Where Should You Save Your Money?
- Written by Remar Sutton
- Category: Articles
Have you been saving your money? If so, what type of account are you putting it in? There are many choices. In this report we look at typical savings options offered by many credit unions and banks.
In this report we look at typical savings options offered by many credit unions and banks.
Basic Savings Account
This is an account that earns interest and can be opened with an initial deposit as small as $5 or as much as $100 depending on the financial institution. Interest is calculated daily and paid monthly though the amount earned is relatively small. Some savings accounts require that you keep a minimum balance in order to earn interest. Others may charge a monthly fee unless you maintain a minimum or specific average monthly balance. Some financial institutions may limit the number of withdrawals you can make each month.
Premium or High-Interest Savings Account
Some financial institutions provide another savings account that pays a higher interest rate than a basic savings account. These accounts typically require a larger initial deposit and minimum balance. Some accounts have tiers where the interest rate increases as the account balance increases. Each tier is defined by the range of account balances and the interest rate it will earn. A monthly fee is charged if you fail to maintain a minimum balance or specific average monthly balance.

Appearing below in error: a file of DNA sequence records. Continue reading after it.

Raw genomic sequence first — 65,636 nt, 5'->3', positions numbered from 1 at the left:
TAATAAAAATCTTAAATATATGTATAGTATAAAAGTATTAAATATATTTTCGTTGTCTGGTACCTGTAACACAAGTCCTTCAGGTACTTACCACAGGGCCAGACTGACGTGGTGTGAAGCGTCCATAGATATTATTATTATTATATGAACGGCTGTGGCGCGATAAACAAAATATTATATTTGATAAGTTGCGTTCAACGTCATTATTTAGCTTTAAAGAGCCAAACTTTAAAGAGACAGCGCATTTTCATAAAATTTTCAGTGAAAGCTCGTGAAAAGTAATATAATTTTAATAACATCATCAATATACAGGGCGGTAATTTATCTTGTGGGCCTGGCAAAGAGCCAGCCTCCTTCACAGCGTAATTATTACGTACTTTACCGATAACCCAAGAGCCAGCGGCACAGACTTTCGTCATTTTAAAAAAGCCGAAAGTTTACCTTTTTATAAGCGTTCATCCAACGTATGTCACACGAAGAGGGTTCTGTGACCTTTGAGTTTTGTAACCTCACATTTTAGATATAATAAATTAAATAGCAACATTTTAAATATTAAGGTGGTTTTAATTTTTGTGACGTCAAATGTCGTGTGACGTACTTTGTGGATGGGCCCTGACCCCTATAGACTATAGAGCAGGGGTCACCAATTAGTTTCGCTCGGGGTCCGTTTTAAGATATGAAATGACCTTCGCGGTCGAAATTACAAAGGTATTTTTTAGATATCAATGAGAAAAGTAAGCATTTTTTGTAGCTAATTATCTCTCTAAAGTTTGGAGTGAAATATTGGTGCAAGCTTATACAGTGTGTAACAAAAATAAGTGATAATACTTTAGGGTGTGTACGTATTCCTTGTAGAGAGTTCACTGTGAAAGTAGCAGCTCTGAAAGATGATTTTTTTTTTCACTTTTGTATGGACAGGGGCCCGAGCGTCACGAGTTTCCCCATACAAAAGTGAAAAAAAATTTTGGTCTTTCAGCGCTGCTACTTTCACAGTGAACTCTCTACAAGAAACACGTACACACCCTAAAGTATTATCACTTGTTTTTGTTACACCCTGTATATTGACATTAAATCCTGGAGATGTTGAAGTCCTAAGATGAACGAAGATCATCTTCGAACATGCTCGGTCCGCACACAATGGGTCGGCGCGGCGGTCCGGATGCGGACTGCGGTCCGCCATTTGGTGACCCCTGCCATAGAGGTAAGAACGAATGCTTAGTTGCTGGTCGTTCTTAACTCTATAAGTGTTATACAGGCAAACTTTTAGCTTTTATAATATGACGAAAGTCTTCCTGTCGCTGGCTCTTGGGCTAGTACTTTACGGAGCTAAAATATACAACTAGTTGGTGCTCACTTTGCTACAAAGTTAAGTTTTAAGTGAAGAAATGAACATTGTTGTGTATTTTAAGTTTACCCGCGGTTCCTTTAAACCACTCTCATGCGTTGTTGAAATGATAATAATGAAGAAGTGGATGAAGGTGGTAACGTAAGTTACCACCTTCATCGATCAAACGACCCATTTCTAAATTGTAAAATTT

Money Market Account
This is an account that pays a higher interest rate than a basic savings account and provides limited check-writing. These accounts typically require a larger initial deposit and minimum balance than a basic savings account. Withdrawals from the account are limited to 6 by the Federal Reserve though the financial institution may limit it to fewer. A penalty is assessed if the withdrawal limit is exceeded. Some of these accounts may have tiers. Some accounts charge a monthly fee unless a monthly direct deposit is made. A monthly fee may also be charged if the account balance drops below the required minimum balance.
Certificate of Deposit (CD)
This is a savings account that earns interest for a fixed period of time or term. The longer the term the higher the interest rate. The term for a CD generally ranges from one month to 5 years. The minimum amount required to open a CD is determined by the term. Shorter terms have lower minimums. A penalty is assessed if money is withdrawn from the CD prior to the end of the term. The early withdrawal penalty is typically equal to an amount of interest.
Advantages and Disadvantages
All of these accounts allow you to access your money when you need it while earning interest. This is an advantage but can also be a disadvantage because you can spend it without a lot of effort. These accounts are relatively risk free. As long as your accounts are in a financial institution that is insured by the NCUA or FDIC, your money in these accounts is insured up to $250,000. A disadvantage are the low interest rates. Typical interest rates range from around 0.01% for a basic savings account to around 2% for money market accounts and longer term CDs.